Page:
The Driving Force Behind China's Chery

The chief of the No. 1 Chinese automaker has global aspirations. Exports to Italy, Egypt, and Russia are up, and there's talk of a Volvo bid
Chinese automotive workers check Chery QQ model cars as they come off the assembly line at their factory in Wuhu, Anhui Province. MARK RALSTON/AFP/Getty Images

He's a local boy made good. The son of farmers, Yin Tongyao, 45, hails from the Anhui Province village of Liuji, Chaohu. That's just 36 miles from Wuhu, where in 1997, Yin helped found Chery Automobile. Now chairman, Yin has used his engineering knowledge, entrepreneurial energy, and marketing flair to make Chery China's No. 1 domestic automaker and one with global aspirations. On July 6, Chinese business magazine Caijing reported that Chery is considering buying (, 7/7/08) Ford Motor's (F) Swedish Volvo unit for $4.4 billion. Ford and Chery both declined to comment.

Yin distinguished himself early to gain a place at the Anhui College of Technology, where he studied auto manufacturing. In 1984 he won a plum position with FAW, then China's No. 1 auto company. Yin played a key role when FAW hooked up with Volkswagen (VOWG.DE) to create a new auto-manufacturing venture. In the early 1990s he traveled to Pennsylvania to help oversee the shuttering of a VW plant, which was then reassembled at FAW's Changchun, Jilin headquarters. Yin later headed the plant, which still produces Jettas and Audis.

His success at FAW caught the attention of the government in Wuhu in 1995, when it was searching for talent to open a new engine and auto manufacturer. Yin was the right choice: He bought an assembly plant in Spain and an engine plant in Britain, then moved both to Wuhu. In 1999 the Wuhu government-owned Chery produced its first vehicle, the popular 1.6-liter Fengyun. The four-door compact sedan sold well because it resembled the VW Jetta, but was far cheaper.

Innovative Marketing Tactics Help Sales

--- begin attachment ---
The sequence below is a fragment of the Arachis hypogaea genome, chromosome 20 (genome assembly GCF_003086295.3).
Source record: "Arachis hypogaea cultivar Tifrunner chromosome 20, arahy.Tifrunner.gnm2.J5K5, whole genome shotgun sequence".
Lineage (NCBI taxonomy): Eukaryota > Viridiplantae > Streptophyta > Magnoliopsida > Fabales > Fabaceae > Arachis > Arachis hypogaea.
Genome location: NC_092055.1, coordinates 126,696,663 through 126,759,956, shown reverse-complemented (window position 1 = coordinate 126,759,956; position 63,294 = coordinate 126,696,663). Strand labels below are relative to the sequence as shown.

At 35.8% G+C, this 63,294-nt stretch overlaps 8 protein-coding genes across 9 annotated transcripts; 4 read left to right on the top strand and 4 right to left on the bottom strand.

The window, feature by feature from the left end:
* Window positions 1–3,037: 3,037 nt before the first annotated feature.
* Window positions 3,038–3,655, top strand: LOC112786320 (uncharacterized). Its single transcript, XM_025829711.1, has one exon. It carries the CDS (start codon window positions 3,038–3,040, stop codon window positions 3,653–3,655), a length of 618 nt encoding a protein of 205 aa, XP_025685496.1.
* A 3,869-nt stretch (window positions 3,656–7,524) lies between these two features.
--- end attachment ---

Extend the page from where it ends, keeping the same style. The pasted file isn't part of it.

Under Yin's guidance, Chery became China's most successful domestic brand in 2006. Last year the company sold 369,459 cars, 22.1% more than the year before. Revenues were $2.19 billion, up 33.6%. Market growth has been driven largely by the best-selling Chery QQ, a snub-nosed minicar that goes for $4,500 to $7,700. Innovative marketing tactics help propel sales: For example, Chery encourages buyers to decorate their QQs and then asks consumers to vote online for their favorite design. A car is "expressing who we are, what we are pursuing in our life," says Yin. "We want our cars to be fashionable. I want to produce something that young people will love."

What's ahead? The next big hurdle will be taking on world-class competitors—such as Nissan (NSANY), Toyota (TM), Honda (HMC), and General Motors (GM). "The global competitors are already in his backyard," says Michael Dunne, managing director for J.D. Power China Operations. That means moving beyond the market's low end—most Chery models still retail for less than $10,000—and selling more expensive, higher-margin cars. These include Chery's new Higgo 3, a cross-country SUV, and its Eastar6, which is likely to retail for around $14,500 and comes with a three-screen DVD stereo system.

At the same time, Chery is boosting exports to markets such as Italy, Egypt, and Russia. Since 2003, the company has been China's No. 1 exporter of sedans. And even though some analysts say a successful Volvo bid is unlikely, Chery has already inked a deal with Chrysler. The two companies plan to start soon co-producing economy cars for sale in Mexico and other Latin American countries, and later probably in Europe and the U.S. Says the Chery chairman, "I hope we can become a participant in the world industry with real brand recognition."

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